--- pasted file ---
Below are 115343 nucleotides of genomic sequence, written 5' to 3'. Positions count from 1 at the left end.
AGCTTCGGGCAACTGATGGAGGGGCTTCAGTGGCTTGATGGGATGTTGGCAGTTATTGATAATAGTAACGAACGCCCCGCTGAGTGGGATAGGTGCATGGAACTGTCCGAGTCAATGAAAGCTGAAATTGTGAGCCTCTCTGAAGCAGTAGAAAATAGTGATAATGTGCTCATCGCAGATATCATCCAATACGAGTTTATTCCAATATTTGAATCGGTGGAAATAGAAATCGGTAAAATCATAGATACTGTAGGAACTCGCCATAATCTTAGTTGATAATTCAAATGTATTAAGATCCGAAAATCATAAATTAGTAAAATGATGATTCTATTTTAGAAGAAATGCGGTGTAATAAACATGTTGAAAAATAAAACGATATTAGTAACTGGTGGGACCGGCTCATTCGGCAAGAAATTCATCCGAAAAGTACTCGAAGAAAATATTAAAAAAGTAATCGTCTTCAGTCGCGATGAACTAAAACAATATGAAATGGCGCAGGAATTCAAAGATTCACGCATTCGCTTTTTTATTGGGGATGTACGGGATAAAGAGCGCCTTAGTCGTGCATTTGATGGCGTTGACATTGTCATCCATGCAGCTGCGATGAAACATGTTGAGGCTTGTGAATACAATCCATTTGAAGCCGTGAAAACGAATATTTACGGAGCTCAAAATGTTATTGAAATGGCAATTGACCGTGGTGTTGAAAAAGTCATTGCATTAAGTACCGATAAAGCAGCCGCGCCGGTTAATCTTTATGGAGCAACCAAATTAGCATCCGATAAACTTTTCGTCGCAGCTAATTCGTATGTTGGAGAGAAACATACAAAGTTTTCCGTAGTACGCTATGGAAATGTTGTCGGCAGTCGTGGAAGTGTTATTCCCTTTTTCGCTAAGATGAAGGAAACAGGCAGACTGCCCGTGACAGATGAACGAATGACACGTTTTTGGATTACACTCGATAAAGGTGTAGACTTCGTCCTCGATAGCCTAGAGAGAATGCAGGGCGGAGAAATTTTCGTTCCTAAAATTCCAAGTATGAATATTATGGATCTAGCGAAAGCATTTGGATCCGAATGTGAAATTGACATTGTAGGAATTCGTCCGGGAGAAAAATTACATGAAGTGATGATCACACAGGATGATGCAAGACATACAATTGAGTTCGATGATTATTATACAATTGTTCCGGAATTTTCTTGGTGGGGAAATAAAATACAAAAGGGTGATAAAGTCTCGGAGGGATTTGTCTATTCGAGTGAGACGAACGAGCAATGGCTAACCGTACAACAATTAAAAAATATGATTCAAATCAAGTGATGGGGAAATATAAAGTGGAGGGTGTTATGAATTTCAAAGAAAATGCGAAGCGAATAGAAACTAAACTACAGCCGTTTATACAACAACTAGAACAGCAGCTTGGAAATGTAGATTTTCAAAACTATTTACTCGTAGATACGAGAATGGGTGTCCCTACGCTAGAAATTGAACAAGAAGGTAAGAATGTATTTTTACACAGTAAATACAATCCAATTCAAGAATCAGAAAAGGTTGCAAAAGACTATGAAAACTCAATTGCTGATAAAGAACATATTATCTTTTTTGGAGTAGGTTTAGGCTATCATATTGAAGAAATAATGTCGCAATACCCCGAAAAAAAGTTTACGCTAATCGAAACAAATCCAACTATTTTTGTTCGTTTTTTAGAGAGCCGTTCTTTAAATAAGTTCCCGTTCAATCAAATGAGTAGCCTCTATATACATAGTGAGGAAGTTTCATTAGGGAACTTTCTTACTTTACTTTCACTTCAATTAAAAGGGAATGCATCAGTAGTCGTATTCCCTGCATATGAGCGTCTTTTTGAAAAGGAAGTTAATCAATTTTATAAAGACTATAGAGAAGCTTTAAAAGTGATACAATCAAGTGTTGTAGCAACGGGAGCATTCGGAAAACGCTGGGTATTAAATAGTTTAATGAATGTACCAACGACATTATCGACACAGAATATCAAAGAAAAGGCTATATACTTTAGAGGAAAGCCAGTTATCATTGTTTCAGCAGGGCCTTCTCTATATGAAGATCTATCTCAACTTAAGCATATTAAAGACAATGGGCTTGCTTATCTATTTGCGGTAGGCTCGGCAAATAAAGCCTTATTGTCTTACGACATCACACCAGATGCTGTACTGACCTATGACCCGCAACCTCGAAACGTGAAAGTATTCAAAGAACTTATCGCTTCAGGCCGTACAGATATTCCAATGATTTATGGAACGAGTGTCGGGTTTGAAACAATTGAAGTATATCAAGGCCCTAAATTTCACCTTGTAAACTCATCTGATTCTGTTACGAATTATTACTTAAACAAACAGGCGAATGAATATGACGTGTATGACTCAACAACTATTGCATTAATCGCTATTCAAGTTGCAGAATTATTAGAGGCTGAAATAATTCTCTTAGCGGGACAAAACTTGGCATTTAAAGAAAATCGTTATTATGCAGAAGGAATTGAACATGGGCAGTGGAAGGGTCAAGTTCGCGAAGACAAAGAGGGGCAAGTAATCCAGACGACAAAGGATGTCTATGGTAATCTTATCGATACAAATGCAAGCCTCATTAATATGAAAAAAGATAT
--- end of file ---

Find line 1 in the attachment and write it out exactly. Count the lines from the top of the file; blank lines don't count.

Below are 115343 nucleotides of genomic sequence, written 5' to 3'. Positions count from 1 at the left end.